Sleigh bells rang through the Rose Theatre on Saturday December 6th as Brampton’s Rose Orchestra held their December show. Entitled Celebrate! the theme celebrated winter merriment and Christmas spirit.
Song choices had an interesting range that appealed to all tastes in music, from wintery waltzes like Strauss’ Tales From The Vienna Woods, to carolling classics arranged in Leroy Anderson’s A Christmas Festival, to pop melodies like Last Christmas, and even childhood memories in Guaraldi & Mendelson’s Charlie Brown Christmas.
In addition to the range in music came a variety of performing groups. Featured alongside the Rose Orchestra were the W.G. Davis School Choir with 60 of their 100 member ensemble present, The Rock School, a private music school in Brampton that educates and prepares students for a career in music, the Rosebuds, Brampton’s youth orchestra, plus a vocal solo from the Rose Orchestra’s own chair trombonist, Bob Phillips.
While celebration was intended as a musical theme, the festive spirit truly came alive between the performers and the audience. On stage performers wore red bow ties and the double basses were adorned with Santa hats. Between the songs, sleigh bells rang to welcome guest speakers and gift prizes from various local restaurants that were won by audience members. All around me people were humming along to the Christmas melodies and laughing at the host’s jokes. For the last listed medley, the band got the audience involved in a Christmas “sing-a-long.” And when they did an encore of Leroy Anderson’s Sleigh Ride, a spark came alight in the audience. Everyone was clapping along to the beat, I was dancing in my seat (admittedly I was dancing and humming to that melody for the rest of night), and we all laughed when our claps matched the percussion’s whip-crack effect.
That was something I loved about the night. We, the audience, were no longer watching as individuals. The way the host and performers interacted with us made the audience become more of a community; it brought us together.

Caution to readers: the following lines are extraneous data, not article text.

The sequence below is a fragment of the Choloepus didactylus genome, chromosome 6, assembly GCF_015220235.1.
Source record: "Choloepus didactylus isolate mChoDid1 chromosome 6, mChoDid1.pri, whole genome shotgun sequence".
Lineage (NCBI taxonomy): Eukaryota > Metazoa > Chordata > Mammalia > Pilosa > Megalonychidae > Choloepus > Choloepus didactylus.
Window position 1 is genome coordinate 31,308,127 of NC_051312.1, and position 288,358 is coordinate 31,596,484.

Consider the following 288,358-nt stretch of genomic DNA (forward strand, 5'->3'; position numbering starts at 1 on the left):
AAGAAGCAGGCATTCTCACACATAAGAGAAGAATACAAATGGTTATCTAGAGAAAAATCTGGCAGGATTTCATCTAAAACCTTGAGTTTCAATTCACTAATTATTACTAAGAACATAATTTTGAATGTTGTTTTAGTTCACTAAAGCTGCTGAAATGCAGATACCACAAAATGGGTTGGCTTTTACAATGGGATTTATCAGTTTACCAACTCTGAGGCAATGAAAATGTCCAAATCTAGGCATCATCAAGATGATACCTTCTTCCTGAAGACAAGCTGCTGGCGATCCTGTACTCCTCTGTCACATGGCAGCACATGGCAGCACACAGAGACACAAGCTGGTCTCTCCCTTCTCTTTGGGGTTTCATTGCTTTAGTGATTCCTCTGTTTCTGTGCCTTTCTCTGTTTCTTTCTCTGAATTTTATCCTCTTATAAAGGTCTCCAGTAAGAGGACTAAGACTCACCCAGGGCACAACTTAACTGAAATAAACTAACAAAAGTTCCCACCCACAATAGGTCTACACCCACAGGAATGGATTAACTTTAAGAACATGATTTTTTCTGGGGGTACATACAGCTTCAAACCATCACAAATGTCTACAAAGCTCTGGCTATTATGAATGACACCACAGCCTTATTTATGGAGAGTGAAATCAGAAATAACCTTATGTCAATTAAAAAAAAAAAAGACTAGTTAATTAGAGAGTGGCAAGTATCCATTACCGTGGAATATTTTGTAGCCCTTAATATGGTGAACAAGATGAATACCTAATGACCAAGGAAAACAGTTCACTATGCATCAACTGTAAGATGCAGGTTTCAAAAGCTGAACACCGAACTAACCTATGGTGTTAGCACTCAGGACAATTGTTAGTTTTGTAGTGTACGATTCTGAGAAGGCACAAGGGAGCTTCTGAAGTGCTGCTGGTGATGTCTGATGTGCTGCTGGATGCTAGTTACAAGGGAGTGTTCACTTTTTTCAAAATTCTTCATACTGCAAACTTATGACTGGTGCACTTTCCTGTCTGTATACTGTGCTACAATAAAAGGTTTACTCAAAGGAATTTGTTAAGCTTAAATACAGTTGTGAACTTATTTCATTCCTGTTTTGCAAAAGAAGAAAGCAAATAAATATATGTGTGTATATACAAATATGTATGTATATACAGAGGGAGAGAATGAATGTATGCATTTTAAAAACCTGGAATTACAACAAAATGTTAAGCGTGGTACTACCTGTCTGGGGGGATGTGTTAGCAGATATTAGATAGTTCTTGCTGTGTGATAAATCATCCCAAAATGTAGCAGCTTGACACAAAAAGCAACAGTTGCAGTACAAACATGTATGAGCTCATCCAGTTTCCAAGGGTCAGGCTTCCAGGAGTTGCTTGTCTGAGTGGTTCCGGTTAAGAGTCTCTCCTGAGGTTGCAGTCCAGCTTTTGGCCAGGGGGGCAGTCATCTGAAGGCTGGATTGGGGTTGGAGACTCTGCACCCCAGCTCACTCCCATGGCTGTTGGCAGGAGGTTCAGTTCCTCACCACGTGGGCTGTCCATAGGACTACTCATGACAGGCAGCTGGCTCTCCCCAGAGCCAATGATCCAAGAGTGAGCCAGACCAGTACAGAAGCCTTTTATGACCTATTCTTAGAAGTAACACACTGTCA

Even the music selection had its way of bringing people together. During intermission I spoke with friends and acquaintances about the show, and it was interesting to hear how the concert was affecting people of different upbringings. For one woman, her joy was hearing Tchaikovsky’s Polonaise because, back in her homeland of Poland, it is the song every teen learns to dance to for their prom. Those who grew up in Canada hummed along to A Christmas Festival, a combined rendition of Deck the Halls, Jingle Bells, Joy to the World and other fun carols. For another woman, newly emigrated to Canada from the Middle East, the music selection and the show itself offered a fascinating experience in Canadian culture. It was all so interesting, not just because the music reached out to the audience on different levels, but sharing those feelings and stories with one another became a bonding experience for us all.
Honestly, I am thankful to the Rose Orchestra for giving us audience members that experience. It was such a wonderful concert! I also wish to share my congratulations, as it was announced during the concert that the Rose Orchestra and the Rosebuds received a Trillium Grant worth $82,700. With it they will be able to spread the gift of music to more people in our wonderful city.